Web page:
At any given time, more than 2/3 of Americans are “on a diet”, but only 5% will experience long lasting weight loss. We’re a nation on a continual diet, yet America continues to lead the world in obesity, heart disease, Type II diabetes and metabolic syndrome. Even though American’s are “dieting” more, we’re getting fatter each day.

Creating a New Norm is about focusing on “clean eating”, a simple, common-sense approach to diet and nutrition. Avoiding the single-food focus of the worst fad diets, steering clear of the impractical notion of “Detox Diets” and instead emphasizing sensible, nutritious eating.

In other words read this article to learn more about how to Eat Clean and you’ll be less hungry, more satisfied, and healthier… for good!

Clean Eating is the ultimate “un-fad” diet. Just like anything new, it will take some time to adjust, but once you get the hang of it, you’ll never be able to imagine that you thought eating cabbage soup everyday was the key to getting lean.

What is Clean Eating? Eating clean is about “returning back to earth”, meaning trying to choose foods that are in their form close to when they popped out of the ground. This means choosing the least processed, most nutrient-dense foods. This means avoiding fast food, shopping in the outer aisles of the grocery store, and choosing fresh foods over boxed alternatives. In some ways clean eating is what eating was always about.

A clean diet focuses on choosing foods that are high in fiber, low in fat, and loaded with essential vitamins and minerals. Eating the least processed foods helps control blood sugar, stabilizes energy, and provides your body with sufficient amounts of fiber to help with digestion.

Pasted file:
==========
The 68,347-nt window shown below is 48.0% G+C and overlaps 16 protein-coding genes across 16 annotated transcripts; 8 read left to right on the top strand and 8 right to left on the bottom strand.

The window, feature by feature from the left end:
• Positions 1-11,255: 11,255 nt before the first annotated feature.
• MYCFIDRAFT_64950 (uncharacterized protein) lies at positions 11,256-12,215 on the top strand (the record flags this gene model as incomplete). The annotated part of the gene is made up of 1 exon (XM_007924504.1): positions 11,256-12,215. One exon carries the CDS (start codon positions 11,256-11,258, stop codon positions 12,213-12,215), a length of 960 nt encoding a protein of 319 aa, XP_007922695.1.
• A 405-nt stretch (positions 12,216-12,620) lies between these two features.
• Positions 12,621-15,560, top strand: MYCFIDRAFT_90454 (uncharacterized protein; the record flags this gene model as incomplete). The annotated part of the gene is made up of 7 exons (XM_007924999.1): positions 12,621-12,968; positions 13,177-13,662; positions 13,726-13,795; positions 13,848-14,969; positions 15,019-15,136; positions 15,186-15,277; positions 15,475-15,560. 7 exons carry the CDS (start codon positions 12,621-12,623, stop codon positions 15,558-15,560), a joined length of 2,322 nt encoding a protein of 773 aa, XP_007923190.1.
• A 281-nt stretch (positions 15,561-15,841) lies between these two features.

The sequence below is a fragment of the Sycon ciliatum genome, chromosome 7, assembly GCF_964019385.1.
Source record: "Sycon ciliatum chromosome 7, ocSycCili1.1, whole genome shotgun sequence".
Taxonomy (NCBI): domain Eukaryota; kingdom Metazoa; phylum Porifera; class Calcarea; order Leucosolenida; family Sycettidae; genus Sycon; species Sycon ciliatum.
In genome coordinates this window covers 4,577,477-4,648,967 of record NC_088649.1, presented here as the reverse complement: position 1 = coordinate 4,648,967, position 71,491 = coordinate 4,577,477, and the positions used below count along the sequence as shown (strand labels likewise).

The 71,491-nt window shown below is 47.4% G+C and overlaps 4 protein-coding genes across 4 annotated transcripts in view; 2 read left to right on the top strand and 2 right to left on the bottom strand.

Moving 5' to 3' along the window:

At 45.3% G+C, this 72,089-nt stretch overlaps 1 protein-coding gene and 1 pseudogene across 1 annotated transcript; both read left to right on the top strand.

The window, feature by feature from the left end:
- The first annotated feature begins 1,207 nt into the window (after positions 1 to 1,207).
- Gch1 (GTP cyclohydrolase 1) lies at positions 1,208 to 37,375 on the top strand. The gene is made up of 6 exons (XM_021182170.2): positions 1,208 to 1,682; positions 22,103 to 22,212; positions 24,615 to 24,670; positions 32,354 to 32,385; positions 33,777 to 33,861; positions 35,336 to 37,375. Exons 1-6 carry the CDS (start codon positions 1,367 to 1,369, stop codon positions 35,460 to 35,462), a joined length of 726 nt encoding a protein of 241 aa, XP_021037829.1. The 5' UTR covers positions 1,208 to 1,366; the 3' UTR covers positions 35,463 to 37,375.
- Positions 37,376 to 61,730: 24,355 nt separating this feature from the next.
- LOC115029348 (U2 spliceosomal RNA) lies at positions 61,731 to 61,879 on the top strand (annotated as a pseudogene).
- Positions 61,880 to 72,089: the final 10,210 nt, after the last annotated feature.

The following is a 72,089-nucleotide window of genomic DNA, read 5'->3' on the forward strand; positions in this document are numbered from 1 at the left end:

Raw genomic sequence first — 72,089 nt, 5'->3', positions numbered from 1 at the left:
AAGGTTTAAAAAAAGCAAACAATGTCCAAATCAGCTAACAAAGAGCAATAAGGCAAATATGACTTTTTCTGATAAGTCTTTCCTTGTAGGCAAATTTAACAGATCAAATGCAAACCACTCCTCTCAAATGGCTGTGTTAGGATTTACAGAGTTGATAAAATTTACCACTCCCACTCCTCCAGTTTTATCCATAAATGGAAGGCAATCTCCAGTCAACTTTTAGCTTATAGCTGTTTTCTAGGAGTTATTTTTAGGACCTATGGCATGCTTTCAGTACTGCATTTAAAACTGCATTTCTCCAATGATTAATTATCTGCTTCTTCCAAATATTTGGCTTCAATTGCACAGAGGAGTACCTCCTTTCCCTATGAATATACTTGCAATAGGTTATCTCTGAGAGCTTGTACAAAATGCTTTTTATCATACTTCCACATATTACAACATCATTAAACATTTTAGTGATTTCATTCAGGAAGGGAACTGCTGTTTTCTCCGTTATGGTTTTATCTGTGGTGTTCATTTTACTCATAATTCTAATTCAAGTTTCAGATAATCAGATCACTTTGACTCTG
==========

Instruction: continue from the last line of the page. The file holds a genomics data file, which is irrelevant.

Benefits of Eating Clean • Improves Digestion: Unlike processed foods, clean foods are loaded with natural enzymes that help with digestion, decrease inflammation, and improve circulation, which aid the body in removing waste. Also, these foods are high in fiber, which is important in maintaining a healthy digestive system. • Increased Energy: Minimally processed, fiber rich carbohydrates found in whole grains, vegetables, and fruits are referred to as low glycemic index carbohydrates. The glucose (sugar) found in these types of carbohydrates are released slowly, which helps you regulate blood sugar levels and maintain energy. • Weight Loss: A healthy diet based on eating clean can boost your metabolism and help you lose weight. A combination of high-fiber whole grains, vegetables, and fruits will help you feel fuller longer and provide you with essential vitamins and minerals your body needs to function at its optimal state. Replacing unhealthy, processed foods can help you eat less calories overall and increase your fiber intake. Additionally, research has shown that people who consumed an additional 14g of fiber per day ate 10 percent less throughout the day.

Tips for Eating Clean • Shop Smarter: Create a plan before you go to the store to insure you’ll fill your cart with healthy, nutrient-dense foods. Use these tips to shop smarter. • Eat a healthy snack before you go shopping. • Make a list. Plan your meals for the week and make a healthy food list. This will help you go in and get what you need and help you avoid unhealthy food options. • Shop the outer aisles. The healthiest and freshest foods are located along the outer areas of the store, aside from dairy, natural foods, and grains aisles.

• Buy Local: Shopping at the farmer’s market is a great way to find fresh, locally grown, in-season foods. You will also be supporting the local farmers and help the environment by shopping at the farmer’s market. • Keep it Simple: Processed and packaged products are filled with chemicals and hard-to-pronounce ingredients. Simple rule: if you can’t interpret the ingredients, don’t buy it! • Track What You Eat: Tracking what you eat will keep you motivated to eat well and you’ll see better results. A simple way is to keep a food journal or use a digital tracking tool (My Fitness Pal, Lose It, Calorie Count…).

Bottom Line: Eating clean is not a fad, but a way of life. Remember, the shorter the ingredient list, the better. No specific food is off-limits as long as it’s a real, honest-to-goodness food. Eat on a regular schedule and listen to your body; stop eating when you’re full. Most importantly, realize that you only have one body and it’s important you take care of it and nourish it with foods that will help it thrive.

You can contact Michelle at for all your nutrition questions, and needs.